Brazil: key historical events
Page last modified 23/6/2020
See also South & Central America
Click here for image of Rio de Janeiro 1955
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28/10/2018, Jair Bolsanaro was elected as 38th President of Brazil, with 55.1% of the vote. He was a populist with nationalist policies.
2004, Brazil launched its first space rocket.
10/2003, Da Silva (Lula) won the Presidential elections by a wide margin. He was a Leftist from a poor background. He inhertited an economy in trouble; due to rsing public debt the Brazilian currency, the real, had lost 40% of its value. However he curbed the more radical elements of his Party and promised to work with the IMF and not to default on this international debt.
12/6/1998, Transpetro, the largest oil and gas pipeline transportation company in Brazil, was established.
15/8/1993, Massacre of members of the Yanomami tribe in Brazil by gold and tin miners.
1992, Collor was forced to resign, his Presidency had been plagued by high levels of corruption.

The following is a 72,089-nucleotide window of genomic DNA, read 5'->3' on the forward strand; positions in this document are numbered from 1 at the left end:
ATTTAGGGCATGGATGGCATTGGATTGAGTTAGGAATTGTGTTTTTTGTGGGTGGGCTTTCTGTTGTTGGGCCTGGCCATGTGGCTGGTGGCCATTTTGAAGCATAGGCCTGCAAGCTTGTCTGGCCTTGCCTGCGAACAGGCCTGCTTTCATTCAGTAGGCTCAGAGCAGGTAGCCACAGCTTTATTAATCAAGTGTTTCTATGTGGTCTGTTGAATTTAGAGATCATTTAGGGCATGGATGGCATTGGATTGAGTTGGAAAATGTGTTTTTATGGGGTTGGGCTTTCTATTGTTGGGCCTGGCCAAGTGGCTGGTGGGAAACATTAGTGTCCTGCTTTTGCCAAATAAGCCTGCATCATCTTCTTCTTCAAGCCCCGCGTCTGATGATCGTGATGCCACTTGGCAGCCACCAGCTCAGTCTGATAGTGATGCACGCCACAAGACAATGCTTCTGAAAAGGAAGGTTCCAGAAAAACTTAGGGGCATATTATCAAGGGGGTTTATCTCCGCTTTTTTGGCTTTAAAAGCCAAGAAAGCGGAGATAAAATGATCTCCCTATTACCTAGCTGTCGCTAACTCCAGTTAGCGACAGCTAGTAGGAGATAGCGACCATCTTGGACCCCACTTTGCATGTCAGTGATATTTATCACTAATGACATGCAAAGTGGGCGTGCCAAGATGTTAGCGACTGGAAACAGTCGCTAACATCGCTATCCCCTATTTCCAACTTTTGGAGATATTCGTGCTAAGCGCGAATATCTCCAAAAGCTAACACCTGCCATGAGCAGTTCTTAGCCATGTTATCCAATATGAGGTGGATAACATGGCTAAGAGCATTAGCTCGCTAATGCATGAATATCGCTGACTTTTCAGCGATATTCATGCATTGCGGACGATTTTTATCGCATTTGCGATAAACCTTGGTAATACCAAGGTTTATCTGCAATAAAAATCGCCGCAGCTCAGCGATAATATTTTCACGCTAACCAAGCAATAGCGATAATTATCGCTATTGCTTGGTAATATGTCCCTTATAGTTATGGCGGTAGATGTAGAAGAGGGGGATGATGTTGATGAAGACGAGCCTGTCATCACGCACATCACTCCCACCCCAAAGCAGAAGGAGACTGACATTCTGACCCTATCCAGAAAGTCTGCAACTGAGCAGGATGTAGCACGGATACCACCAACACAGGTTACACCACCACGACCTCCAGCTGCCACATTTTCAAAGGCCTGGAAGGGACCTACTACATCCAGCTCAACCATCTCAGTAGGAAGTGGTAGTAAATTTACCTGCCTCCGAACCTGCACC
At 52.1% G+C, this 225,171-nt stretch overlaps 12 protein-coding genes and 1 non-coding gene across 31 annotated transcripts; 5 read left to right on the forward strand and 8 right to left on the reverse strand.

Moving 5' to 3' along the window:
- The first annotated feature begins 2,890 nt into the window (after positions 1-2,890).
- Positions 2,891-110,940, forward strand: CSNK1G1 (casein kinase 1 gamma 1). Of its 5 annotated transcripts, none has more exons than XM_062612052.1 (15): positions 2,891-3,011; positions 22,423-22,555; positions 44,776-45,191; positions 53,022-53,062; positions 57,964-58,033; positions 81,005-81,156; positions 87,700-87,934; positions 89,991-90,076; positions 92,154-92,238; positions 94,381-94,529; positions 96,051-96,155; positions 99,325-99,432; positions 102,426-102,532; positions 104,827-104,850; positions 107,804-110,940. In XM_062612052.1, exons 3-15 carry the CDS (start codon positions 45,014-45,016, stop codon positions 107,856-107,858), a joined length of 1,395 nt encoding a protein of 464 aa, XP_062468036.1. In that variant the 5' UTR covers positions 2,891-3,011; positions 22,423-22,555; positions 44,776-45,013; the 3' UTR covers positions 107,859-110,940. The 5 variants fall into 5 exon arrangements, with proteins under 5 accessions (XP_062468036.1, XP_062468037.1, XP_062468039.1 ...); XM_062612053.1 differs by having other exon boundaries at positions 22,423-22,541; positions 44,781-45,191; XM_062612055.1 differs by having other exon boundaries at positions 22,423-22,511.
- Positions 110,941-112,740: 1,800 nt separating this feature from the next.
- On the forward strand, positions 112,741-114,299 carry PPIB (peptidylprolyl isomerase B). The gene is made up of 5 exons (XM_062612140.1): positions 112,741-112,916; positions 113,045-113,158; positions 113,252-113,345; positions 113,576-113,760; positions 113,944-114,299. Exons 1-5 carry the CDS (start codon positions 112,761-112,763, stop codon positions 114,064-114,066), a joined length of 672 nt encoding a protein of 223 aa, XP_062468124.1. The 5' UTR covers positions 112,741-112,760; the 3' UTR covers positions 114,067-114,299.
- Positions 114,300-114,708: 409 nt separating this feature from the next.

3/6/1992. The Earth Summit began in Rio de Janeiro.
18/12/1991, The World Bank, the European Commission and the Group of Seven leading industrial nations granted Brazil US$ 250 million for conservation work in the Amazon rainforest. $ 100 million of that sum was for scientific research; the rest was for the establishment of national parks, tribal reserves, and promoting non-destructive use of Amazon Forest, such as rubber tapping and brazil-nut harvesting.
17/12/1989. Brazil held its first free elections in 29 years. Ferdinand Collor de Mello defeated Jose Sarney. Brazil faced a massive foreign debt burden; interest payments ate up 40% of export earnings. The IMF imposed austerity measures on Brazil, despite recent rapid growth in the economy, to guarantee loan repayments. Prices rose, wages were cut, and annual inflation stood at 700%. Economic problems increased calls for democracy.
1988, Brazil recognized the legitimacy of Quilombo land. Quilomobos were communities set up by escaped slaves; one of the largest was Brotas Quilombo, in NE Brazil; set upo in 1630, it was about the size of modern-day Portugal. 1,408 Quilomobos are now recognised in Brazil.
22/9/1988, Brazil reached an agreement with its creditors to reschedule debts of US$62.1 billion.
1987, Gold was found on Yanomami indigenous lands in Roraima State, Amazon region. Thousands of illegal diggers moved in, threatening the indigenous peoples’ way of life and the forest ecosystem.